Pregnancy Related Aches and Pains
Being pregnant is a unique, joyful experience but also one of many adaptations for the mother, and no two pregnancies are ever the same! Growing a baby places a number of physical demands on the body of the mother and very few women are lucky enough to go through a pregnancy without experiencing any pregnancy related aches and pains.
Pregnancy Related Back Pain
During pregnancy, the uterus expands to accommodate the growing baby leading to a number of physical changes and potential side effects, including lower back pain and pregnancy related sciatica. Hormonal alterations contribute towards these changes as levels of oestrogen, progesterone and other hormones such as relaxin all increase throughout pregnancy.
The effects of the increase in relaxin are particularly significant as this hormone allows the ligaments to stretch and increase in preparation for safe delivery of the baby. Sometimes the ligaments become overly softened, allowing them to be overstretched and more prone to aches and pains, and these are most commonly experienced in the lower back and around the hip and pelvis region. The weight gain puts the joints and supporting muscles under strain, something that frequently leads to lower back pain. Pregnancy related sciatica can occur when pressure is exerted onto the sciatic nerve due to the expansion of the uterus.
Pregnancy Related Pelvic Pain
Many women experience discomfort in their pelvis or in their hips. Pelvic Girdle Pain (PGP) is typically related to the softened ligaments and the postural changes adopted by the mother as she adapts to carrying the weight of the child.
Round Ligament Pain
The round ligaments are two cords of connective tissue located on either side of the uterus. During the second trimester, the uterus begins to expand, this stretches the round ligaments often causing painful symptoms, typically characterised by a sharp cramping pain or discomfort on either or both sides of the abdomen.
The pelvic floor muscles are responsible for supporting the internal organs such as the bowel and the bladder and can also impact sexual function. During pregnancy these muscles become weaker, and for some women this can lead to incontinence both during the pregnancy and after delivery, making it important to keep these muscles strong through targeted pelvic floor exercises.
Changes To Posture and Balance
Some women experience issues with posture and balance during pregnancy. This is generally due to the physical changes to the body such as the softened ligaments, supporting the growth of the baby and adapting to carrying the weight at the front of the body.
Other General Aches and Pains
Many expectant mothers experience general aches and pains in the back, the abdomen, the buttocks, the groin and through to the legs. Leg cramps can occur at any time during the pregnancy with spasms felt in the legs or in the feet, and this often occurs at night. As the breasts begin to change in preparation for breastfeeding, they begin to increase in size and often feel heavier and more tender.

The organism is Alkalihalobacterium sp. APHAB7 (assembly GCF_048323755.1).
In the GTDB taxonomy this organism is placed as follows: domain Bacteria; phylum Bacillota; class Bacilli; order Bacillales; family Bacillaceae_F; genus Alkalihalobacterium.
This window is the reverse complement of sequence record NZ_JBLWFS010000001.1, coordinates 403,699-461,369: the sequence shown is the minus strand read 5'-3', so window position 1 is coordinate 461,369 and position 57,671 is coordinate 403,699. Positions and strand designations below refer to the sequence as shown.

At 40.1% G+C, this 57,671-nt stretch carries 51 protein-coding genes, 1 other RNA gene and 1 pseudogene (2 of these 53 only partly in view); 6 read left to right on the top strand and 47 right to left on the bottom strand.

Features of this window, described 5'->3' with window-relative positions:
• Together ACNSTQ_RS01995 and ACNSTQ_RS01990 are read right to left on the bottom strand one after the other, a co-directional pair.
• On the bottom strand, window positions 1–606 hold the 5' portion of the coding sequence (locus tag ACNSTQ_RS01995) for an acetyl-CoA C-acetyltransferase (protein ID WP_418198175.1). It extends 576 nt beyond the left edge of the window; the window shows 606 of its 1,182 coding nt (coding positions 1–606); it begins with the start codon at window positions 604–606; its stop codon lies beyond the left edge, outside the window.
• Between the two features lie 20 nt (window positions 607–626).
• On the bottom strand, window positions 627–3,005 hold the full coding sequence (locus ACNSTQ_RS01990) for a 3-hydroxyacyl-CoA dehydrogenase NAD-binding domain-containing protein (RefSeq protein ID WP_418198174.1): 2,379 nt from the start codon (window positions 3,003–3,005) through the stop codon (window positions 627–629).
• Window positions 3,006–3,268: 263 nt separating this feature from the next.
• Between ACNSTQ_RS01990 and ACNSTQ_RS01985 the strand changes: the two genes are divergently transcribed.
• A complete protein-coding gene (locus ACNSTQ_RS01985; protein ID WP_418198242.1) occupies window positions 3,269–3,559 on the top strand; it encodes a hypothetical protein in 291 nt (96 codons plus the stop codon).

Other common complaints include:
- Altered sense of taste and heightened sense of smell
- Digestive changes, gas, and or, constipation
- Frequent urination
- Mood alterations
Remaining Active and Safe Antenatal Exercise
Safe exercising is generally a good idea during pregnancy although it is important to always consult a specialist physiotherapist, GP or midwife before starting.
The Importance Of Core Muscle Strength
The core muscles should be strengthened in order to help support the abdominal muscles. Sometimes during pregnancy a gap between the abdominal muscles begins to form as the baby grows, this is known as diastasis recti. Maintaining muscle strength through safe exercise and stretching throughout can help to prevent or reduce the separation of the abdominal muscles, as well as minimising the effects and aiding recovery. Strengthening these muscles can also help to stabilise the deep muscles and the glutes helping to counterbalance the increased laxity and reduce the risk of lower back pain.
Physiotherapy for Pregnancy Related Aches and Pains
Some women may need help managing the painful symptoms and conditions, such as pregnancy related sciatica, pelvic pain and round ligament pain. A GP or a midwife may recommend pregnancy physiotherapy. This typically includes planning a safe and effective exercise plan designed to strengthen and retrain muscles as well as helping to ensure that correct posture is maintained as the weight of the baby increases – ensuring that the spine, pelvis and hips are moving correctly.
Safe exercise during pregnancy can offer further health benefits including the following:
- A reduction in the risk of high blood pressure
- A reduction in the risk of developing gestational diabetes
- To maintain a healthy weight throughout and return to pre-weight more easily. Maintaining fitness and keeping the muscles in shape, helps both during pregnancy and in post pregnancy recovery
- Mental health benefits – improved mood, reduced anxiety and stress
- Improved sleep
- Helps to reduce general pregnancy related aches and pains
We offer a comprehensive range of physiotherapy-related services including both antenatal physiotherapy, post-natal physiotherapy and other health conditions unique to women. For more information on our pregnancy related aches and pains services, get in touch today.